How to Cope with a Stressed-Out Cat

July 9, 2013

Because we often think of cats as independent creatures that will adjust to most anything as long as their needs are met, feline separation anxiety may go unnoticed.  The truth is that most cats are social animals and form strong bonds with their “persons” or perhaps another animal.  But with some cats, that bond becomes excessive and when the person leaves, the cat just cannot deal with it and problems ensue.

Feline separation anxiety is difficult to diagnose, because symptoms often mimic other conditions.  You will need to enlist the help of your veterinarian to obtain a concrete diagnosis.  Common symptoms include excessive grooming, loss of appetite, unexplained vomiting or diarrhea, destructive behavior and litter box issues.

My daughter-in-law once owned a Maine Coon cat with separation anxiety.  Indie was devoted to Jennifer and followed her around like a dog.  Jennifer and Dan traveled frequently and with each departure, Indie became ill.  He refused to eat and showed signs of depression.  After a few years of this increasingly neurotic behavior, Jennifer gave Indie to her parents who were home most of the time.  After numerous unexplained illnesses and periods of depression, Indie finally bonded with the couple and spent several contented years with them.

When my Siamese-mix kitten Lucy was about a year old, I left her for a week with our son in Ft. Myers.  She cried at his window when I walked out.  When we returned from our vacation Lucy, who had been extremely attached to me, would have nothing to do with me and immediately bonded with my husband.  She has remained his cat since.

Cats are complicated animals and their humans must take time to delve into their little psyches and figure out what’s bothering them.  Certain types of cats are more prone to separation anxiety than others.  Oriental breeds, like Siamese or Burmese, possess more human-like temperaments and bond more closely with their humans.  Cats that received inadequate socialization as small kittens, such as orphaned, feral or even shelter kittens, may form tight, dysfunctional bonds with their owners later.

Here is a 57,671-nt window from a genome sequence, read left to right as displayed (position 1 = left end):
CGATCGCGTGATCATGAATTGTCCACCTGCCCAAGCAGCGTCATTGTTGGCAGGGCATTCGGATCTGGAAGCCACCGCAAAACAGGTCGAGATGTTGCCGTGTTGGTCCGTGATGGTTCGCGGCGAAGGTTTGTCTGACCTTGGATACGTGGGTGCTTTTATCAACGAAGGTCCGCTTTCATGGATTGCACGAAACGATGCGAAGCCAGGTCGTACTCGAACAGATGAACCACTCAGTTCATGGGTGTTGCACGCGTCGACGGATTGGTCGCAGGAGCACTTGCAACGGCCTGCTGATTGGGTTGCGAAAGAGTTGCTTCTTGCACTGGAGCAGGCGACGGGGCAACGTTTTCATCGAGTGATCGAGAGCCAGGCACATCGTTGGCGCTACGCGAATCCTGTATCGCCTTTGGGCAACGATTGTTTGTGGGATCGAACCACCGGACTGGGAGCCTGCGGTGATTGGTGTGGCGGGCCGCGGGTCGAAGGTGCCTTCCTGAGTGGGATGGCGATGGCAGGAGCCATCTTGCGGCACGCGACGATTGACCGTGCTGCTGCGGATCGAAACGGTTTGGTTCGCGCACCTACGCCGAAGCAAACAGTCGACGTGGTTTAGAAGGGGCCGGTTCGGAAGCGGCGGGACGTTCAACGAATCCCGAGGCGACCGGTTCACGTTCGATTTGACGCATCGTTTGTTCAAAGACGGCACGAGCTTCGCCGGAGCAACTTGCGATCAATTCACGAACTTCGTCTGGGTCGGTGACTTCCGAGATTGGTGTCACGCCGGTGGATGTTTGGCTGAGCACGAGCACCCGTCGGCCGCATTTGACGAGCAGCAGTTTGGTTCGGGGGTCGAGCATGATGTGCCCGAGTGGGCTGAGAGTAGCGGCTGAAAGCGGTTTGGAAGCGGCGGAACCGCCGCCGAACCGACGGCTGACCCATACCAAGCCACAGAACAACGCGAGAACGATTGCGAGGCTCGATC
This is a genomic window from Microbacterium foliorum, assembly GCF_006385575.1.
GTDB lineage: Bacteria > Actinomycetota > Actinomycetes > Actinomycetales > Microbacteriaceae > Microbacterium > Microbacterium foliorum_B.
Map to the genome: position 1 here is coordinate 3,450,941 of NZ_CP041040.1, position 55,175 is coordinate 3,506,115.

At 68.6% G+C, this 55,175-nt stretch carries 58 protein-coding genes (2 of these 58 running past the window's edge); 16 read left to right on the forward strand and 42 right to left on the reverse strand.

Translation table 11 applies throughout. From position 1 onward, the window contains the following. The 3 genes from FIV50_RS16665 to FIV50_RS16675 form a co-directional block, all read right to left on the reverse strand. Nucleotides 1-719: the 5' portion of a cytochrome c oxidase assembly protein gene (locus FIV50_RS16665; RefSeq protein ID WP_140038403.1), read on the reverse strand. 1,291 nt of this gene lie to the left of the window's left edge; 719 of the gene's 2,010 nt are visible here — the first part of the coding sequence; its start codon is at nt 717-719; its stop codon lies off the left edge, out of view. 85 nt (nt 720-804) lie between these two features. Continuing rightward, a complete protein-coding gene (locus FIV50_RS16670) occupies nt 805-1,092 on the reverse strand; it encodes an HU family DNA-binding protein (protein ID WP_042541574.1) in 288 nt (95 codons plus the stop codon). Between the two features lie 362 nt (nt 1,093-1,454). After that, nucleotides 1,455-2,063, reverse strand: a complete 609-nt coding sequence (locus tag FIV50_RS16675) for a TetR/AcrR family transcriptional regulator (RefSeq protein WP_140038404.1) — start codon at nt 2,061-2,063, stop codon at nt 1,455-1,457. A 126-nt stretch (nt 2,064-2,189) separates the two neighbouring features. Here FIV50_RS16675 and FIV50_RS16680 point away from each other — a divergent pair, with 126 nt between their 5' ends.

Our Chico, a Snowshoe Siamese-mix, was part of a feral litter that was rescued and hand-raised from just a few days old.  His foster mom owned a German Shepherd-mix male that was extremely curious about the kittens and spent a good deal of his day with them, mothering them.  As a result, Chico seems to have patterned himself after the dog.

Five years later, he watches our Weimaraner and follows him around the house.  At night, Chico sits on the coffee table and watches Gator’s every move.  If the dog leaves the room, Chico is right behind him, and he doesn’t like to be separated from his canine friend.  Chico would sleep with Gator, but the big dog pushes him out of his bed.  So Chico will get as close as he can and sleep near his friend.

Learn to watch for changes in your cat’s behavior and personality when you return from a period of time away from her.  If a new baby is added to the house, either human or animal, that could trigger a change in your kitty’s behavior.

If your cat becomes stressed over circumstances that you can’t change, try to de-stress her.  If she becomes clingy when you are preparing for a trip, change your routine.  Don’t allow her to predict your imminent departure.

Don’t reinforce her needy behavior.  Ignore her or walk away from her when she tries to cling to you.  Provide kitty with lots of interesting toys to amuse her when you are gone.  Creative toys that require her to search for food treats are good.  Only bring them out when you are about to leave.  Eventually, she will associate your leaving with the gift of the new toy.

As a last resort, talk to your veterinarian about medication for your stressed-out feline.  Anti-anxiety drugs worked for our Abby in just a week, and she stopped peeing outside her littler box when she was upset with one of the new kittens.

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